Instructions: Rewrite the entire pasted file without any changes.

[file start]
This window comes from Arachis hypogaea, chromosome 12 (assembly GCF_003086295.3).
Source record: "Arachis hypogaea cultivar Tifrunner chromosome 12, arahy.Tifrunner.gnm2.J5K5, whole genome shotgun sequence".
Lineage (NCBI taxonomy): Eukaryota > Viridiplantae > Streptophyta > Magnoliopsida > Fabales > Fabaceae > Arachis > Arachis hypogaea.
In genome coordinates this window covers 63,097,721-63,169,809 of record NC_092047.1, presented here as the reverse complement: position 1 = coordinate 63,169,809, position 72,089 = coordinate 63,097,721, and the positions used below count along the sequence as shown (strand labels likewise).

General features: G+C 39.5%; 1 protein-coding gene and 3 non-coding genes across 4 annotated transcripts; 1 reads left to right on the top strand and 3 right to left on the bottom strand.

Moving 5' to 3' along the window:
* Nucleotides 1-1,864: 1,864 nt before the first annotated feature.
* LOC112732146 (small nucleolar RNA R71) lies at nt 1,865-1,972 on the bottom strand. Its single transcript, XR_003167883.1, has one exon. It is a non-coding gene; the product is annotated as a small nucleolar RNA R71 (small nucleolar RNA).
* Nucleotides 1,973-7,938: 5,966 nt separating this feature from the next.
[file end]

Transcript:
This window comes from Arachis hypogaea, chromosome 12 (assembly GCF_003086295.3).
Source record: "Arachis hypogaea cultivar Tifrunner chromosome 12, arahy.Tifrunner.gnm2.J5K5, whole genome shotgun sequence".
Lineage (NCBI taxonomy): Eukaryota > Viridiplantae > Streptophyta > Magnoliopsida > Fabales > Fabaceae > Arachis > Arachis hypogaea.
In genome coordinates this window covers 63,097,721-63,169,809 of record NC_092047.1, presented here as the reverse complement: position 1 = coordinate 63,169,809, position 72,089 = coordinate 63,097,721, and the positions used below count along the sequence as shown (strand labels likewise).

General features: G+C 39.5%; 1 protein-coding gene and 3 non-coding genes across 4 annotated transcripts; 1 reads left to right on the top strand and 3 right to left on the bottom strand.

Moving 5' to 3' along the window:
* Nucleotides 1-1,864: 1,864 nt before the first annotated feature.
* LOC112732146 (small nucleolar RNA R71) lies at nt 1,865-1,972 on the bottom strand. Its single transcript, XR_003167883.1, has one exon. It is a non-coding gene; the product is annotated as a small nucleolar RNA R71 (small nucleolar RNA).
* Nucleotides 1,973-7,938: 5,966 nt separating this feature from the next.